Sand dollars are living creatures and when alive, they have tiny spines all around their body and you can see them moving. Furthermore, they have a purple color and they’ll produce a yellow substance if you put them on your hand. Dead sand dollars lose their spines and are generally white and rock-hard.

One of the first rules of collecting on the beach is to make sure when you take something home, you’re not taking anything that’s still alive. You should always make sure there’s not something still making a home in any shells you collect, make sure barnacles aren’t still living when you head home, and make sure you don’t take any live sand dollars.

What are Sand Dollars? Sand dollar is the common name for sea urchins in the order Clypeasteroida, who are relatively flat and burrow in the sand. It’s actually really easy to tell if a sand dollar is alive or if what you’ve found is just its “test,” or bony skeleton.

Read Here – Life of a Sand Dollar Explained

Sand dollars are one of the most interesting living marine creatures.

How to know If Sand Dollars Alive?

Spines and movement 

One of the ways to tell if a sand dollar is alive or dead is to observe spines and their movement. Sand dollars have tiny spines all over their body that help them move around the ocean floor and bury themselves in the sand. This is a very characteristic feature for members of the Phylum Echinodermata to which sand dollars belong.


The color of living sand dollars ranges from dark brown to purplish-red so they can stay camouflaged on the seafloor. The color may differ depending on the species since there are more than 200 of them! There were even some rare species spotted on the coast of Australia and Indonesia with a bright pink color (Peronella Lesueuri). After sand dollars die, their skeleton is bleached by the sun and it eventually turns into silvery-white.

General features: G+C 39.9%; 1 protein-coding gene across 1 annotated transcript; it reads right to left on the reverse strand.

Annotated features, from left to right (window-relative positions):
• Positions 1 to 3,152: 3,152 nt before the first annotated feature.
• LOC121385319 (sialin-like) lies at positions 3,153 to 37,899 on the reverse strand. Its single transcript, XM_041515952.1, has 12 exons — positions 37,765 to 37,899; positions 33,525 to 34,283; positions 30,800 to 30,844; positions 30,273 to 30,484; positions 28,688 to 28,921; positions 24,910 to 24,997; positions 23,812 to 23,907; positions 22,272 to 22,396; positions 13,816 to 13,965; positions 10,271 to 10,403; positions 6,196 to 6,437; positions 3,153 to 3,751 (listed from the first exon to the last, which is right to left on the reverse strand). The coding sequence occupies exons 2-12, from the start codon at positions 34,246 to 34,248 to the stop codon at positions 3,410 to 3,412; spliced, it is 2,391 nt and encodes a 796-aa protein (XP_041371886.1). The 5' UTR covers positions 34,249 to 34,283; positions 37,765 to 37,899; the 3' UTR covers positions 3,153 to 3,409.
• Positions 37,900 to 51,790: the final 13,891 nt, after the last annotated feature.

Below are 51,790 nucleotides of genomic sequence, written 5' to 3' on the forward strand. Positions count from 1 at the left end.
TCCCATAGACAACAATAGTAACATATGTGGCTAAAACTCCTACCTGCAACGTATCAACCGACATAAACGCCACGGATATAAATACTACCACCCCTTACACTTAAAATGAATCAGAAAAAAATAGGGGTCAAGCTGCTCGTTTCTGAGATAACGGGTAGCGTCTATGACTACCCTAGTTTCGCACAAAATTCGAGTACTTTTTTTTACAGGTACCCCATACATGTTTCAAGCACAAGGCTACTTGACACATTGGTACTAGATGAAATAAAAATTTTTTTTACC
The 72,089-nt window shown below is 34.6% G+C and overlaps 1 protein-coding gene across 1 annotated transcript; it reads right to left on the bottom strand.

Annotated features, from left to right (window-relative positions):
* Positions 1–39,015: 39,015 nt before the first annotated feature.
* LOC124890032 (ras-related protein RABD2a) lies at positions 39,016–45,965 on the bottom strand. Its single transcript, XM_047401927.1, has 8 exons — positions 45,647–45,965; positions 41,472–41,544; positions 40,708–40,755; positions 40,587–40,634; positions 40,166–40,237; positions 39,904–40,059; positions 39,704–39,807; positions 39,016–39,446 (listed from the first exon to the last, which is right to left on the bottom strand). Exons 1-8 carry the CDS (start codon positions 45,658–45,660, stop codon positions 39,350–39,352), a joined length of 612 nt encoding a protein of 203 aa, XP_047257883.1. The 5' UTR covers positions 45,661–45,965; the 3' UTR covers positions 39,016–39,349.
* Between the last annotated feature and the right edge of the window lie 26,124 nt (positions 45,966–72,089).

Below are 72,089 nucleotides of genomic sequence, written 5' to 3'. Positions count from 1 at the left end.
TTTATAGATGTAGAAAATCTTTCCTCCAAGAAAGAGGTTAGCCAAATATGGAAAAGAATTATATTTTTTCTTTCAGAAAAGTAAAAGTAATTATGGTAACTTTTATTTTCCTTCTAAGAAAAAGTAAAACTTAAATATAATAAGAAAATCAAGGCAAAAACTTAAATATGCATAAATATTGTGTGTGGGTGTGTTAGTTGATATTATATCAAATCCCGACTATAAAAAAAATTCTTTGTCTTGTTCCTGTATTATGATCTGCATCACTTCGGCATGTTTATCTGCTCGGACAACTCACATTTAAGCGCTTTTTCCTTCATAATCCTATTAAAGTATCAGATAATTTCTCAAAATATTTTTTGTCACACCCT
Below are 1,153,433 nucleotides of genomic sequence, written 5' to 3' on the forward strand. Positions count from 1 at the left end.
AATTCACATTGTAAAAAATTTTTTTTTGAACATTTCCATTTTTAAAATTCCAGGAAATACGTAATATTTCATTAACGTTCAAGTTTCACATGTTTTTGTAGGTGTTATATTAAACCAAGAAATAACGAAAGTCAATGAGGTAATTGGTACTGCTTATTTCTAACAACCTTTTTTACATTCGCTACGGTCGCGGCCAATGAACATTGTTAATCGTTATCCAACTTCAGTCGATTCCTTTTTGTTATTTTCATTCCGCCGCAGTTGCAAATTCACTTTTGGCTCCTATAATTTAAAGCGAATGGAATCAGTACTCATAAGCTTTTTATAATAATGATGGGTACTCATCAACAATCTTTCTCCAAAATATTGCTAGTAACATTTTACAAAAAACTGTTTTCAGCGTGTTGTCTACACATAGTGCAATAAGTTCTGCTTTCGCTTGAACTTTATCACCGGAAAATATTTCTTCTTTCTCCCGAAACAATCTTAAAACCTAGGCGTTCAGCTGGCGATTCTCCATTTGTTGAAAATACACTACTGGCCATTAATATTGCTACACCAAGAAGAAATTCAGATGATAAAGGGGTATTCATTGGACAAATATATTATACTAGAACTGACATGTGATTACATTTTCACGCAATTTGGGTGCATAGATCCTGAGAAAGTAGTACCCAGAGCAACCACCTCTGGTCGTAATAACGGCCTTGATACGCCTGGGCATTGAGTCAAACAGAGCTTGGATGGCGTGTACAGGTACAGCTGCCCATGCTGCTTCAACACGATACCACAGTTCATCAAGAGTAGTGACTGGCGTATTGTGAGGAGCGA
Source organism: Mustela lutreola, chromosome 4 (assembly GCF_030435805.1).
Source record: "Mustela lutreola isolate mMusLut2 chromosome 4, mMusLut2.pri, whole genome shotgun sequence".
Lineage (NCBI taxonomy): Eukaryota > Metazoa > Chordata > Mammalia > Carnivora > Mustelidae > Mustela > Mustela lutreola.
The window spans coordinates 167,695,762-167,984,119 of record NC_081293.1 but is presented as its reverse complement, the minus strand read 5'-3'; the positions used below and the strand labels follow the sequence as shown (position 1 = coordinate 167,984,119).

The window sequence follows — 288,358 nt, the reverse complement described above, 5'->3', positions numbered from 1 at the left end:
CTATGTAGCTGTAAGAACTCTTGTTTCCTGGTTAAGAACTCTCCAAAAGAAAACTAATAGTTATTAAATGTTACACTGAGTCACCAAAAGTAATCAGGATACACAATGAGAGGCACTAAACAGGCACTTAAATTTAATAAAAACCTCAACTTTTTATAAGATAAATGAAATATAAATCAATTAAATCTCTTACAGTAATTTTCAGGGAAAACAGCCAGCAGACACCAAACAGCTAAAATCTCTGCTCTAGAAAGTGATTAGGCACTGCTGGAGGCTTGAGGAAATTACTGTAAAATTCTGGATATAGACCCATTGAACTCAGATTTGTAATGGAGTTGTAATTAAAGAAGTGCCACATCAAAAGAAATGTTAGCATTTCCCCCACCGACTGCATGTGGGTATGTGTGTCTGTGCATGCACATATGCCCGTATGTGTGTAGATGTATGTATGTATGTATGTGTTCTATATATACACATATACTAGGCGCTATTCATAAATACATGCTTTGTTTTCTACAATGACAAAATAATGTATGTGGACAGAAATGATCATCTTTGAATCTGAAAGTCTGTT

When sand dollars are alive, they are covered with a coating of cilia, small hairlike feet that help the sand dollar move and bury itself in the sand. These tiny spines move when the animal is still alive, so if you hold a sand dollar in your hand and feel the spines moving, it is living. The spines also give the sand dollar a dark color ranging from brown to grey to purple and red. Finally, some sand dollars will leave a yellowish stain on your hands if you hold a live specimen. This harmless substance called echinochrome is another sign that you should return the critter to the water.


You can also tell whether a sand dollar is alive or dead by its hardness. If you find a sand dollar skeleton that is rocky-hard and unbreakable, it’s probably a fossil. This sand dollar is definitely dead and you are pretty lucky to find one. Fossils are remains (or traces) of ancient animals. They can preserve entire organisms or small parts by natural processes. There are some sand dollars fossils found approximately 150-50 million years ago!

Sand dollars can’t survive out of the water, so if you find a live one, put it gently back in the water. If you find a sand dollar on the beach, it is probably no longer alive and it is ok to take.

Even sand dollars that look grey or tan in color are dead if they have no tiny coating of furry spines on them. And, if you find one that is rock-hard and unbreakable, you’re lucky enough to have found a sand dollar fossil, which is a sand dollar that is definitely dead!

  1. Can you hold a live sand dollar? We often find sand dollars on our beaches, and their beautiful skeletons make a great souvenir, but it’s illegal to collect them when they are alive.

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